Let’s Sell the Company
At the end of the year, your corporation has a customer base, some software, and cash in the bank. Let’s say someone comes along and buys the stock of your corporation for $50,000.
Consider first the tax result if you set up your software corporation in the United States. You sold the stock of the U.S. corporation for $50,000. You invested $1,000 in creating this corporation, so you have $49,000 of capital gain.
Keep it simple. Let’s say that the tax rate is 23.8% (for long term capital gain, with the ObamaCare tax of 3.8% on top of that).
You pay $11,662 of tax.
Now compare that to the result if you used a foreign corporation. You sold the stock of the foreign corporation for $50,000. It had made $10,000 of profits, and it held on to the $10,000 – it did not pay you a dividend of that money. Call that money accumulated earnings.
Of the $49,000 of capital gain you received, $10,000 is taxed as if it is a dividend; let’s assume the tax rate is 39.6%.1 The remaining $39,000 is taxed normally, as long term capital gain.
The total tax you pay when selling your business will be:
- $10,000 x 39.6% = $3,960
- $39,000 x 23.8% = $9,282
- $13,242 of tax
Using a corporation in a tax-free country cost you an extra $1,580 in tax when you sold your business.
And yes, I know. This is a ridiculous example. The purchase price for a U.S. corporation will not be the same as the purchase price of a foreign corporation, for 1,000 different reasons. There are other reasons why the comparison might not apply to you. But the basic truth applies: some of your capital gain will be taxed at ordinary income tax rates if you sell stock of a Controlled Foreign Corporation.
Tax Geek Time
The countermeasure used is Internal Revenue Code Section 1248. Sale of stock of a Controlled Foreign Corporation (which your foreign corporation would be, because it is 100% owned by a U.S. person, namely you) is taxed like a regular stock sale (as capital gain). With one exception: some of the money you received from selling your stock in a Controlled Foreign Corporation is taxed at dividend rates (ordinary income) – up to the amount of accumulated earnings.
And of course:
- Section 1248 itself is riddled with exceptions, and
- I have vastly and ridiculously over-simplified how Section 1248 works,
so in fact in many cases it DOES make sense to use a corporation in a tax-free country.
What I Do
To test the limits of Clever Tax Lawyer Tricks™ here’s what I do. I create simplified financial projections.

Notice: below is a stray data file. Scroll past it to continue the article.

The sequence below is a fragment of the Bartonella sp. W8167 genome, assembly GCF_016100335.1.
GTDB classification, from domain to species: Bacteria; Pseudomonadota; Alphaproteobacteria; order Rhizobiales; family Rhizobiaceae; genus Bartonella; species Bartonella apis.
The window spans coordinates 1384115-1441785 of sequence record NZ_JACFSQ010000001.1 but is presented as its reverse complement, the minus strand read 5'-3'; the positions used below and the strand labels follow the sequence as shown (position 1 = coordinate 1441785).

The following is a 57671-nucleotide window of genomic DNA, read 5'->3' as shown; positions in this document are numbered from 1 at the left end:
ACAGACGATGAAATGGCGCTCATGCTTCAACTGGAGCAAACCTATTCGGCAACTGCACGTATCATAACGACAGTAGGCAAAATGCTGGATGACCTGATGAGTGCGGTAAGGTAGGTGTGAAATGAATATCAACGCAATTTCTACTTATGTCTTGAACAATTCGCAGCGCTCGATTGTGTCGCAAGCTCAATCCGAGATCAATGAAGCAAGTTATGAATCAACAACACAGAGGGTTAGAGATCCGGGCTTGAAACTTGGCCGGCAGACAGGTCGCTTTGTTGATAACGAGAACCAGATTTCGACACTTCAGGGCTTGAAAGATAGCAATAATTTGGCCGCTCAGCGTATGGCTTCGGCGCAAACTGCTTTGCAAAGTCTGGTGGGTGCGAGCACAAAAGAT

- Pick a time horizon (let’s say five years) and pretend the company operates according to plan for those five years, then is sold.
- Do tax projections for a U.S. corporation (with and without dividend payments), a tax-haven corporation (again, with and without dividend payments), possibly a foreign corporation in a country that has a tax treaty with the USA, and a partnership.
What do the numbers look like? Math is good.
That’s the start of the analysis. Often this is the knockout punch that tells us the answer. In other situations, we move to the next step in designing the corporate structure. (Hint: future growth of the business is likely to be outside the USA).
Disclaimer (aka What You Do)
Insert a standard customized disclaimer here. Complex. Weird. Conflicting rules. (Rufus Rhoades was in my office today telling me about a new Temporary Regulation that is one sentence long and completely unintelligible. Haha. That’s tax law for you.) Hire someone to give you good advice but FFS K.I.S.S. Pls.
See you in a couple of weeks. Meanwhile, I’m going back to the spreadsheets. The more I am doing them, the more I am dissuaded from using an IP-Box or any one of a host of ideas for a start-up. Simple and pass-through is the likely answer in this case, completely contrary to the early discussions and ideas we were throwing around at the start of the brainstorming. “Shiny!” “Clever!” Nope, just nope.
- A dividend from a foreign corporation in a zero-tax country will not usually be taxed as qualified dividend income (at the capital gain tax rate). One of the requirements for being taxed that way is that there is a treaty between the USA and that country. The USA doesn’t do tax treaties with tax havens. ↩